Shortages of materials and labour push up prices and lead to delays and rising wages
At the beginning of the year, Ian Hodgkinson’s main aim was to keep his business alive. But in the last four months he has gone from ticking over to overwhelmed. His bricklaying firm has been inundated with demands as Britain’s building industry has begun to boom, boosted by the government’s Help to Buy scheme for first-time house buyers.
The scheme, announced in April, has started a chain reaction that has seen the construction industry facing labour and materials shortages that have pushed up prices and lengthened supply delays. Bricklayers can now earn more than £40,000 a year and brick deliveries that were being fulfilled in two days can now take 10 weeks.
Hodgkinson, a director of a Derby-based brickwork contractor, said: “It’s gone phenomenal. At the beginning of the year we were scratching around. Now people call and just ask: ‘Can you deliver the bricklayers?’ Prices are no longer important. For years we have barely survived, we have been paid late, underpaid and not paid at all by contractors. They will now be paying through the nose or getting nothing. I could double my business if I could get the finance.”
The property industry is one of the few booming parts of the economy. A report last week from the Royal Institution of Chartered Surveyors said that house prices were rising at their fastest pace for seven years. The number of estate agents is the highest since records began in 1978 – 562,000 people are employed in real estate in the UK, according to the Office for National Statistics, with 77,000 joining the industry over the last year – figures which stoke fears that the country is heading for a house-price bubble.
New orders in the construction sector rose by nearly 20% in the April-June period compared with the previous three months, to show their biggest rise in four years. Annual growth of 32.8% in construction orders was the biggest since 2005.
However, further growth is being held back by a severe shortage of construction workers. Maria Commane, managing director of Sitemasters, a London-based construction recruitment company, said she had never seen demand for labour outstrip supply in her 26 years in the business.
“There are shortages in all areas, from labouring to skilled work. Pay rates are going up across the board. Bricklayers are looking for £19 an hour, which is up from around £15. Workers are negotiating rates upwards all the time,” she said.
The main reason for the lack of supply of construction workers is the absence of workers from the European Union, many of whom have returned home or found work in other industries since 2008, and a historic shortage of skilled British workers.
John Kelsey, a lecturer in construction economics at University College London, said: “The problem for the last decade has been that we depend on importing labour to make up shortages here and we no longer have an efficient system for training apprentices.”
Builders may have been having difficulties getting their work done, but house prices are already taking off. Between April and June, British house prices rose by 6.8 % while, according to some reports, prices in London rose by 10%. According to the Home Builders Federation, there was a 49% year-on-year increase in the number of planning approvals for new homes between April and June this year. In the first six months of the year, 77,686 permissions were granted, a 26% year-on-year increase. The federation estimated that Britain needs 220,000 homes to be built each year to meet demand.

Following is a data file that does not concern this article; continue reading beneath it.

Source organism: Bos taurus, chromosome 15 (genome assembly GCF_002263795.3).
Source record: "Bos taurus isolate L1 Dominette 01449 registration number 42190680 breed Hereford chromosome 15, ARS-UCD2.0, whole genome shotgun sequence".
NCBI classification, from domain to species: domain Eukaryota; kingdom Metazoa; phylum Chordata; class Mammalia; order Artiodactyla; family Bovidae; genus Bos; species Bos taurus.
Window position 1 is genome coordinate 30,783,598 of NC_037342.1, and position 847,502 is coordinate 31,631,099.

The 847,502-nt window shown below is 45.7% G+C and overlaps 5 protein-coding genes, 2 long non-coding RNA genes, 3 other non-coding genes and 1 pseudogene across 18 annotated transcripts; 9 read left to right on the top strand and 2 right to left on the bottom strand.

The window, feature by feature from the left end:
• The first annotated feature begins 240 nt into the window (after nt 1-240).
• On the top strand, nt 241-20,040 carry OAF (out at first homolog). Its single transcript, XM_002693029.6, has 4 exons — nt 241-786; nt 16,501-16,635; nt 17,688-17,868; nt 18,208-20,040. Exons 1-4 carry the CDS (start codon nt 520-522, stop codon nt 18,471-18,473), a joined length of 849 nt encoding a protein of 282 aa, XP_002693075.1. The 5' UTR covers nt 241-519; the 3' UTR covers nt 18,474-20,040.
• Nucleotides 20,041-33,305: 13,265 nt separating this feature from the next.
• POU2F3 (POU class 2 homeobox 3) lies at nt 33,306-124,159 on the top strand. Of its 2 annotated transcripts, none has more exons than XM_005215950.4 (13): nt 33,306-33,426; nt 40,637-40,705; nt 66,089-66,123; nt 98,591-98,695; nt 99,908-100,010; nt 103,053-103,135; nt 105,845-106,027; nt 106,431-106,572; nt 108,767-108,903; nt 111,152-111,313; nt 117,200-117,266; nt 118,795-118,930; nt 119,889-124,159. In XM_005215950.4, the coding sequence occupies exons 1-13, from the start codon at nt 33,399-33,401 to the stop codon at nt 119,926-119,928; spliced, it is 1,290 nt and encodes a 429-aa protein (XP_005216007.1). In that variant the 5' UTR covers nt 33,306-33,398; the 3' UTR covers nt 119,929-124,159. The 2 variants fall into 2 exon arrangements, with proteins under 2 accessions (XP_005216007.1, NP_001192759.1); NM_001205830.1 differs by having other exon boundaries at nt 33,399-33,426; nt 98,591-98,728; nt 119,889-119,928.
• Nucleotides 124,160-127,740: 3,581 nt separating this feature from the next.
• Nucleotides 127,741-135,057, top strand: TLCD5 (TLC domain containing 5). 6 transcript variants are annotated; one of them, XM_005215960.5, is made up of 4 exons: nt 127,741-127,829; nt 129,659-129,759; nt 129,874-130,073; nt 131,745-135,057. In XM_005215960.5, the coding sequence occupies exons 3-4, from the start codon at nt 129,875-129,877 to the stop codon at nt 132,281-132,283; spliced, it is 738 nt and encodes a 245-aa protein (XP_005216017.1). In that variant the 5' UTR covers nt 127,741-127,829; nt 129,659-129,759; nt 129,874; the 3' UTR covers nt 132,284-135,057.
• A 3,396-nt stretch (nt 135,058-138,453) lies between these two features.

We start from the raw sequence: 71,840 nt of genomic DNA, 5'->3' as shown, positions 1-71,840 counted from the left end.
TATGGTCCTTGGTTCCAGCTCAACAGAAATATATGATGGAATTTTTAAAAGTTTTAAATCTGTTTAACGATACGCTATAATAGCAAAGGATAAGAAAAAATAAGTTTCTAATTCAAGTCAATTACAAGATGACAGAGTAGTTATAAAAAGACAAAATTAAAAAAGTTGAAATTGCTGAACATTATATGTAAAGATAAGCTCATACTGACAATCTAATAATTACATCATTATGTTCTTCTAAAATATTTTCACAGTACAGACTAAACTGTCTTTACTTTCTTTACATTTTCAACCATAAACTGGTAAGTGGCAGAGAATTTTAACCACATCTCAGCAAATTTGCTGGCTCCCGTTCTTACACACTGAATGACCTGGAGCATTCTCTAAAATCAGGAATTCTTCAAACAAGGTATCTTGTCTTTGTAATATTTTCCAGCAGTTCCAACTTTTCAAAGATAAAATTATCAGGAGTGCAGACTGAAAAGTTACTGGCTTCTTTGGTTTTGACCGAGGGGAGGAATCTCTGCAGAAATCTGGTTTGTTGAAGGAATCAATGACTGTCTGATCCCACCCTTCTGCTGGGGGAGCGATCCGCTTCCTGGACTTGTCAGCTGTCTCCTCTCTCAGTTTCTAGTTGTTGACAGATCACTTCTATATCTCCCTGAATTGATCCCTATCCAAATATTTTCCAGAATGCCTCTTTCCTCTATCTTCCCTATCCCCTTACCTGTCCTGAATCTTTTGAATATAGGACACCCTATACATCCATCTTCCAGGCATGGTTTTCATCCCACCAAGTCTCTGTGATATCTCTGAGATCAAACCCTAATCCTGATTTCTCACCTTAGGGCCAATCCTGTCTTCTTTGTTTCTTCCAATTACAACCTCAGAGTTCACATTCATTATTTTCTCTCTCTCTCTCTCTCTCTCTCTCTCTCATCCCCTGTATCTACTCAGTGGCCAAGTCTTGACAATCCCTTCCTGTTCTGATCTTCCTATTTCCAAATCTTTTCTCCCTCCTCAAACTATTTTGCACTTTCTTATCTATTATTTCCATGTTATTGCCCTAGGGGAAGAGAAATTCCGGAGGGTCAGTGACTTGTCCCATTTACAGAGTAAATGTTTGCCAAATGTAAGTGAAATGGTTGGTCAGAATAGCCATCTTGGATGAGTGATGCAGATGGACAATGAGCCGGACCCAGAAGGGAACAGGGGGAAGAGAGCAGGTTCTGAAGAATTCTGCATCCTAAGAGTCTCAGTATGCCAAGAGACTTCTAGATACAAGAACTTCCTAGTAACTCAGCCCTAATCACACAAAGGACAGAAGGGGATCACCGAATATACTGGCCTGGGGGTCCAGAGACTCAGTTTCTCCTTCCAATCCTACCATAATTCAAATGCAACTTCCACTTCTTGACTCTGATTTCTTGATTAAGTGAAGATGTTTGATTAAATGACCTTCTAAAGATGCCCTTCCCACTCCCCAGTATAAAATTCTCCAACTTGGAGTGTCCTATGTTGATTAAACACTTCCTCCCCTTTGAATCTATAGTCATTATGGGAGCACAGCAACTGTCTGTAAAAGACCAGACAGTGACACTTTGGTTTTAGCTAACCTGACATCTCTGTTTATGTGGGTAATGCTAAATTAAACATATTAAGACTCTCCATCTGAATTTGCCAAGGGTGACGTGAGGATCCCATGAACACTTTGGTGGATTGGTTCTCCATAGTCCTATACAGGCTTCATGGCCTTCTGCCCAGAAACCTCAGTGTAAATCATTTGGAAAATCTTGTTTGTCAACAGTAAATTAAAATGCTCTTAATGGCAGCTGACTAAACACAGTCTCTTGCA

The rise in the value of property triggered by government-supported easy credit to first-time buyers has begun to ring alarm bells. Adair Turner, the former chairman of the Financial Services Authority, told BBC2’s Newsnight last week that the government could be overdoing stimulus to the housing market, which may cause future problems. “We have had a whacking great hangover after a debt-fuelled housing boom. Our policy seems to focus on a bit of the hair of the dog that bit us,” he said.
The building supply industry has also been taken by surprise. David Weeks of Hanson, Britain’s biggest brick manufacturer, said his company had invested £500,000 in reviving a brick plant in Claughton, Lancashire, and was recruiting 34 workers for it. “The upturn took us by surprise. We were expecting an improvement towards the end of the year. We then had to be confident that it wasn’t just a spike and then we could respond. We have to match capacity to demand. We are meeting demand, but it is now taking eight to 10 weeks to supply orders, as opposed to 48 hours at the beginning of the year,” he said.
Ibstock, another brick manufacturer, opened a modernised brickworks in Chesterton, Newscastle-under-Lyme, this month and revived a plant in Ibstock, Leicestershire, to meet demand.
The transformation in the construction industry this year has been dramatic, but it will take some time before pe-2008 levels of activity are achieved. Hodgkinson said he was now employing 50 bricklayers compared with 20 in January – but in 2008 he employed 260.
Weeks said that in 2008 Hanson produced 1.5bn bricks, but last year it made 800 million. “It’s still a bit early to be talking about a recovery,” he said.
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